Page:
This school year has been like no other in recent history--here's how teachers are reflecting and looking ahead

What are your reasons to celebrate this school year?

This school year has been like no other in recent history--here's how teachers are reflecting and looking ahead

“My advice: take time for yourself. You can’t help others or be there for them when you are unable to meet your own needs.” Joe Witek

“That running a library is more like running a small business than teaching: inventory, circulation, purchasing, promoting, employee management, customers + teaching, pd, etc.” Erin Hough

“That libraries are far from obsolete and so important to our students! It was devastating to be closed last year, cease circulation, and then push into classrooms. To see the utter joy and excitement from our students as we reopened this year and have had our library renovated has been so rewarding. The schools that don’t have libraries may think they can do without, but no child should be without them!” Audra Good

“That as a librarian it can be hard to put others first over yourself and your workload. However, it is necessary. Teachers and students need the support of the librarian more than just as a resource for locating information. At times, I felt like I needed to prove that I am valuable, but I stopped feeling like this since COVID hit . . . That is what I learned this year. We are recovering and trying to get back to normal this school year. I have been a crutch to help people to get back to normalcy.” Shelly Stall

All the comments I received reinforced my gut instinct: while it’s been challenging, we are all taking with us lessons learned and reasons to celebrate. When I spoke with Carrie Friday, a colleague who is a teacher librarian at a middle school in Florida, she pointed out what she learned about her students. “I learned that I am capable of even more than I thought I was,” Friday told me. “I also learned that kids who are invested in your program will be a huge help in keeping the program going—they just need opportunities to shine.”

Another colleague here in Illinois told me she’s ALWAYS learning and shared several great thoughts.

“’I’ve learned to embrace the wait time,” said Stephanie Kaye, an instructional coach in Fox Lake. “We live in a fast-paced world. Leaders – coaches, admins, teachers – need to give students TIME to ponder, think, consider…all too often whether it’s in a classroom, meeting, or professional development a question is asked and not much ‘wait time’ is given. Embrace the wait time!” Kaye also shared her thoughts on leadership and the level of teacher and librarian burnout that has become commonplace since the pandemic.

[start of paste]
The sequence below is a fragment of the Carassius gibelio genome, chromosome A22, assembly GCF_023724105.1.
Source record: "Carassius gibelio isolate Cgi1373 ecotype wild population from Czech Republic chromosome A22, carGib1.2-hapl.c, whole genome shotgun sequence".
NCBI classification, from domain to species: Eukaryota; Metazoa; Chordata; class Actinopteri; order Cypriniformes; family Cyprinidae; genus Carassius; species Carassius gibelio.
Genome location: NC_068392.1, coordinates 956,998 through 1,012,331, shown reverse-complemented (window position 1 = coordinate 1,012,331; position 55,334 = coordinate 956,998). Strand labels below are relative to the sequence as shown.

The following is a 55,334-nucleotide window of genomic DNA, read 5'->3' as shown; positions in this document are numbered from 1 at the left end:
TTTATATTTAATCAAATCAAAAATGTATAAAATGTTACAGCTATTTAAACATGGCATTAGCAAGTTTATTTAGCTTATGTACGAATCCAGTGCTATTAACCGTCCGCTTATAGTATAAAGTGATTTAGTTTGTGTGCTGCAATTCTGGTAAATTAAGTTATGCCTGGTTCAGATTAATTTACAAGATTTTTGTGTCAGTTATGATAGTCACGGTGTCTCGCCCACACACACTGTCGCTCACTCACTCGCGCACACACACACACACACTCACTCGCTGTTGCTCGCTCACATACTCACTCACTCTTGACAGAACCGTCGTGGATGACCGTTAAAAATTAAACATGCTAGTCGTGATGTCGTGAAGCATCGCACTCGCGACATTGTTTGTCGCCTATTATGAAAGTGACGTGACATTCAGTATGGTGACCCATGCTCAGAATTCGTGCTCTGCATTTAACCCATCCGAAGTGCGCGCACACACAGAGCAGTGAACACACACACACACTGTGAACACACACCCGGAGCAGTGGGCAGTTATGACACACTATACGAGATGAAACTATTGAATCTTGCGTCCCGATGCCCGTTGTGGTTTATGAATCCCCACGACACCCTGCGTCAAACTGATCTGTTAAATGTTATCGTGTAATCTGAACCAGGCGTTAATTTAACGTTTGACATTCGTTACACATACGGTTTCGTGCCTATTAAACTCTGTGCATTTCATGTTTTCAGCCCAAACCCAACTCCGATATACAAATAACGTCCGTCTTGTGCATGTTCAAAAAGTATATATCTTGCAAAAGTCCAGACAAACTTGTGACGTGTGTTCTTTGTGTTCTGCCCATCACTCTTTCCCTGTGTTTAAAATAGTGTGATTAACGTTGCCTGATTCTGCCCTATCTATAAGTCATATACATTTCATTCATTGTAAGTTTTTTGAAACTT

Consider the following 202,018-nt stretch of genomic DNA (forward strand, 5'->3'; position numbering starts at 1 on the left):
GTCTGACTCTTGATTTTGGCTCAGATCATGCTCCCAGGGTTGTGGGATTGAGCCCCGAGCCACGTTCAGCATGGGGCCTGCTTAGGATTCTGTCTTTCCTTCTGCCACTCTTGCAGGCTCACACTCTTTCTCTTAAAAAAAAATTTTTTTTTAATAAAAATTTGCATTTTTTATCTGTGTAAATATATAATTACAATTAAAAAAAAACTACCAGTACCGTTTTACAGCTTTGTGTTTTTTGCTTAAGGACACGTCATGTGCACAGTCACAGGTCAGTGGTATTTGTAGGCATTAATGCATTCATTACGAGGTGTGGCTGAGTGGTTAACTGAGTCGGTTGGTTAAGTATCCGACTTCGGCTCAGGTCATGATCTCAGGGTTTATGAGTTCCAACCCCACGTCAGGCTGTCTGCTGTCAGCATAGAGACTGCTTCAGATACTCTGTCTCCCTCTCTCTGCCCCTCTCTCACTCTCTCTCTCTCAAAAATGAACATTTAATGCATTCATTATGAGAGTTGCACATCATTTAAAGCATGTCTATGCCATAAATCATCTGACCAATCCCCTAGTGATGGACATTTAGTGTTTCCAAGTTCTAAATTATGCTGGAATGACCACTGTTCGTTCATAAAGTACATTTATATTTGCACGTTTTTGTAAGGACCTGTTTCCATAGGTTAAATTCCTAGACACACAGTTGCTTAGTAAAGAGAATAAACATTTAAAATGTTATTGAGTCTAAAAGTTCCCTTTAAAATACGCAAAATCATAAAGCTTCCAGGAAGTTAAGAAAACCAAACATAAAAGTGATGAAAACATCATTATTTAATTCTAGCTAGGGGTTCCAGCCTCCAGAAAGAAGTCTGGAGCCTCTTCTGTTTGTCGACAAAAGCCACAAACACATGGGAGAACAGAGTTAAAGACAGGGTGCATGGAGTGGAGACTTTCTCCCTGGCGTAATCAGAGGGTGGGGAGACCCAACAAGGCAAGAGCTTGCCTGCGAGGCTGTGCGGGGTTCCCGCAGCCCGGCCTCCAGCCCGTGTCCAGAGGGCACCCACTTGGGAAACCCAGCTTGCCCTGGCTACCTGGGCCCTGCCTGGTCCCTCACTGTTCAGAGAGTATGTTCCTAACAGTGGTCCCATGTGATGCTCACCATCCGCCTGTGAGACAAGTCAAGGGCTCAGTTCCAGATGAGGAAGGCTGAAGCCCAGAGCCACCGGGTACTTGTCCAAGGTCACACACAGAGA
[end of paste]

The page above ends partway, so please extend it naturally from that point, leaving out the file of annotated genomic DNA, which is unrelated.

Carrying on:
“Leadership in education needs to always remember that while we are here for the students, if the staff feels overworked and underappreciated, the students will be ones who suffer the most,” said Kaye. She shared that now, more than ever, it’s critical to have open dialogue with your staff. “Let your staff be heard, that you hear them and then find solutions together. Develop a way for staff to truly bring up concerns to leadership. Otherwise, people just complain behind closed doors, and nothing ever gets fixed; nothing ever changes. Stagnant water breeds disease.” 

Many other educators shared what they’ve learned in the last two years and why there are reasons to celebrate, but space does not allow for me to include all. However, the underlying message is clear from almost everyone who responded: Through the many challenges we faced this school year, educators can and will emerge stronger.

I hope you are inspired by these learnings and think about some of your own. How are you stronger now and what did you learn in the last two years?  We want to hear from you. Send us your input here and I’ll address your comments in a future column.

As your school year comes to a close, I hope you all find reasons to celebrate.

Britten Follett
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